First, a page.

Mothers who have lost a child - May 14, 1995
If your're looking for an answer this Mother's Day on why God reclaimed your child, I don't now. I only know that thousands of mothers out there today desperately need an answer as to why they were permitted to go through the elation of carrying child and then lose it to miscarriage, accident , violence disease or drugs
Motherhood isn't just a series of contractions. It's a state of mind. From the moment we know life is inside us, we feel a responsibility to protect and defend that human being. It's a promise we can't keep. We beat ourselves to death over that pledge. "If I hadn't worked through the eighth month." "If I had taken him to the doctor when he had a fever." "If I hadn't let him use the car that night." "If I hadn't been so naive, I'd have noticed he was on drugs."
The longer I live, the more convinced I become that surviving changes us. After the bittnerness, the anger, the guilt, and the despair are tempered by time, we look at life differently.
While I was writing my book, I Want to Grow Hair, I Want to Grow Up, I Want to Go to Boise, I talked with mothers who had lost a child to cancer. Every single one said death gave their lives new meaning and purpose. And who do you think prepared them for the rough, lonely road they had to travel? Their dying child. They pointed their mothers toward the future and told them to keep going. The children had already accepted what their mothers were fighting to reject.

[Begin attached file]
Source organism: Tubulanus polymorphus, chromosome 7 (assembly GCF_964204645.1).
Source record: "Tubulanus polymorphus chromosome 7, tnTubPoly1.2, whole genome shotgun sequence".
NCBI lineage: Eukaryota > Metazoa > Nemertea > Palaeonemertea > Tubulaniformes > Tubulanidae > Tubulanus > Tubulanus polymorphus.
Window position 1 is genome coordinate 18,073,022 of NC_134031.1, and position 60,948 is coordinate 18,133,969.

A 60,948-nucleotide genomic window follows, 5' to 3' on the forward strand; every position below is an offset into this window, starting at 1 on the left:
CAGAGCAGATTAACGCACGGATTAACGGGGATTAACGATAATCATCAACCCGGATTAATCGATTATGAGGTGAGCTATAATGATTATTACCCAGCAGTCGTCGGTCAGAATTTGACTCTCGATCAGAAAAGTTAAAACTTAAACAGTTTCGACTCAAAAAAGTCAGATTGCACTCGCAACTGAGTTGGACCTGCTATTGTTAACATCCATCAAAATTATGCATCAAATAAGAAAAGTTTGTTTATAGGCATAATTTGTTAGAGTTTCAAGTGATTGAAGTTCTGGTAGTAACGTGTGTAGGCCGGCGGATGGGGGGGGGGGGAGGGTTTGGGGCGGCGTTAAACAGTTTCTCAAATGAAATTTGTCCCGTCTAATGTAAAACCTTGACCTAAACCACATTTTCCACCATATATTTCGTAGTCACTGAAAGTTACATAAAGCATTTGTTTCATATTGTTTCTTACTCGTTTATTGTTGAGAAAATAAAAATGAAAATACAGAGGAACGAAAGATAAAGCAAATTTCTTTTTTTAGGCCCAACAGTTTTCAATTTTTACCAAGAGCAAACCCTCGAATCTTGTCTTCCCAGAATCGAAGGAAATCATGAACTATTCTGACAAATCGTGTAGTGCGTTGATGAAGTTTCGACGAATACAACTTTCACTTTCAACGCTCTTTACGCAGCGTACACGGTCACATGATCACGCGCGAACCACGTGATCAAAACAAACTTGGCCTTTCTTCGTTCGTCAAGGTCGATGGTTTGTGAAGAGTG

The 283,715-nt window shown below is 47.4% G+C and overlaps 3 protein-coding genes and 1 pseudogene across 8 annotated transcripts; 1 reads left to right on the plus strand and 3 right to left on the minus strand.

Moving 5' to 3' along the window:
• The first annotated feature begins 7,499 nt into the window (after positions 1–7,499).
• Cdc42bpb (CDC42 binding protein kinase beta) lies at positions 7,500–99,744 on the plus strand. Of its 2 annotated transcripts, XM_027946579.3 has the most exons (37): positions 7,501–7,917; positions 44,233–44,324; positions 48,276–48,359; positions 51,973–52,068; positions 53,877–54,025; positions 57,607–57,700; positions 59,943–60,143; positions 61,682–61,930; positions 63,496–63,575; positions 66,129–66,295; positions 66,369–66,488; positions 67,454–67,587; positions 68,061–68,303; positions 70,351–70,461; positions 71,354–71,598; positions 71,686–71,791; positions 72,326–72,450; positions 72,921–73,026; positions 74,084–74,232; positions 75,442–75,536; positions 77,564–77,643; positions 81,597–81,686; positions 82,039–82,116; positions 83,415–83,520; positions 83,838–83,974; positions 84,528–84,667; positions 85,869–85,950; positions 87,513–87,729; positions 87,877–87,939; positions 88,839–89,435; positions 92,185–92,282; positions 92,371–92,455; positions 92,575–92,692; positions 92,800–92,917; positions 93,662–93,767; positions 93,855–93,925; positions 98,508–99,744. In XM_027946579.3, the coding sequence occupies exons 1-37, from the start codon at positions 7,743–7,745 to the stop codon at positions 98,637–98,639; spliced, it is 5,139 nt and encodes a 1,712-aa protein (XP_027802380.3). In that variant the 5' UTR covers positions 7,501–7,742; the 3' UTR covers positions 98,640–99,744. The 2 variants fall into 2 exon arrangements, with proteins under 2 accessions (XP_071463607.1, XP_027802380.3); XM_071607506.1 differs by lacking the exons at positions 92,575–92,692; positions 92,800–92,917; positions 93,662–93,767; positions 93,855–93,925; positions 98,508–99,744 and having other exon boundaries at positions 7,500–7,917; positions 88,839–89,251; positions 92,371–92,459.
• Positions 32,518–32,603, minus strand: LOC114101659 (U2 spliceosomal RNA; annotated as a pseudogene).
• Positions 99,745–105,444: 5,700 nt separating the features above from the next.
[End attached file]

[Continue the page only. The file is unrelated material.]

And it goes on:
The children in the bombed-out nursery in Oklahoma City have touched more lives than they will ever know. Workers who had probably given their kids a mechanical pat on the head without thinking that morning are making phone calls home during the day to their children to say "I love you."
This may seem like a strange Mother's Day column on a day when joy and life abound for the millions of mothers throughout the country. But it's also a day of appreciation and respect. I can think of no mothers who deserve it more than those who had to give a child back.
In the face of adversity, we are not permitted to ask, "Why me?" You can ask, but you wont get an answer. Maybe you are the instrument who is left behind to perpetuate the life that was lost and appreciate the time you had with it.
The late Gilda Radner summit it up well: "I wanted a perfect ending. Now I've learned the hard way that some poems don't rhyme and some stories don't have a clear beginning, middle and end. Life is about not knowing, having to change, taking the moment and making the best of it, without knowing what is going to happen next. Delicious ambiguity.